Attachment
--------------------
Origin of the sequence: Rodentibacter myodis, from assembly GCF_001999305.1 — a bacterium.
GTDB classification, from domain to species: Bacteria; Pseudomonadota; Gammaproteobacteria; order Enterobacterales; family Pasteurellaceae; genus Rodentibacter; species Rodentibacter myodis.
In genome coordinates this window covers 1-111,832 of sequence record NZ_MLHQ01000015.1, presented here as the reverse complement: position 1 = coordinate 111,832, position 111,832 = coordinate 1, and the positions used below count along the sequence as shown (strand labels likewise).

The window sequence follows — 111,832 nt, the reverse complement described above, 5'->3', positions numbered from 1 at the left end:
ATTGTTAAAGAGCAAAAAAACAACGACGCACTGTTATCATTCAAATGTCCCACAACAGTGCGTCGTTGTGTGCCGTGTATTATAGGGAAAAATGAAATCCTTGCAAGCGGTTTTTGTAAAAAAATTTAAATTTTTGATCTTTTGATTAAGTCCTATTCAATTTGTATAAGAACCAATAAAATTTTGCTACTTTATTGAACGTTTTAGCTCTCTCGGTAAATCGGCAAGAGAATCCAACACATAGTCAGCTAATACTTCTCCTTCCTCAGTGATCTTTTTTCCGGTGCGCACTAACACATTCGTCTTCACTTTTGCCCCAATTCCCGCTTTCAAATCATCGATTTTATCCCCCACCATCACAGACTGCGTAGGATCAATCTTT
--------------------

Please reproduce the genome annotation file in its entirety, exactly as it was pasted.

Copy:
Origin of the sequence: Rodentibacter myodis, from assembly GCF_001999305.1 — a bacterium.
GTDB classification, from domain to species: Bacteria; Pseudomonadota; Gammaproteobacteria; order Enterobacterales; family Pasteurellaceae; genus Rodentibacter; species Rodentibacter myodis.
In genome coordinates this window covers 1-111,832 of sequence record NZ_MLHQ01000015.1, presented here as the reverse complement: position 1 = coordinate 111,832, position 111,832 = coordinate 1, and the positions used below count along the sequence as shown (strand labels likewise).

The window sequence follows — 111,832 nt, the reverse complement described above, 5'->3', positions numbered from 1 at the left end:
ATTGTTAAAGAGCAAAAAAACAACGACGCACTGTTATCATTCAAATGTCCCACAACAGTGCGTCGTTGTGTGCCGTGTATTATAGGGAAAAATGAAATCCTTGCAAGCGGTTTTTGTAAAAAAATTTAAATTTTTGATCTTTTGATTAAGTCCTATTCAATTTGTATAAGAACCAATAAAATTTTGCTACTTTATTGAACGTTTTAGCTCTCTCGGTAAATCGGCAAGAGAATCCAACACATAGTCAGCTAATACTTCTCCTTCCTCAGTGATCTTTTTTCCGGTGCGCACTAACACATTCGTCTTCACTTTTGCCCCAATTCCCGCTTTCAAATCATCGATTTTATCCCCCACCATCACAGACTGCGTAGGATCAATCTTT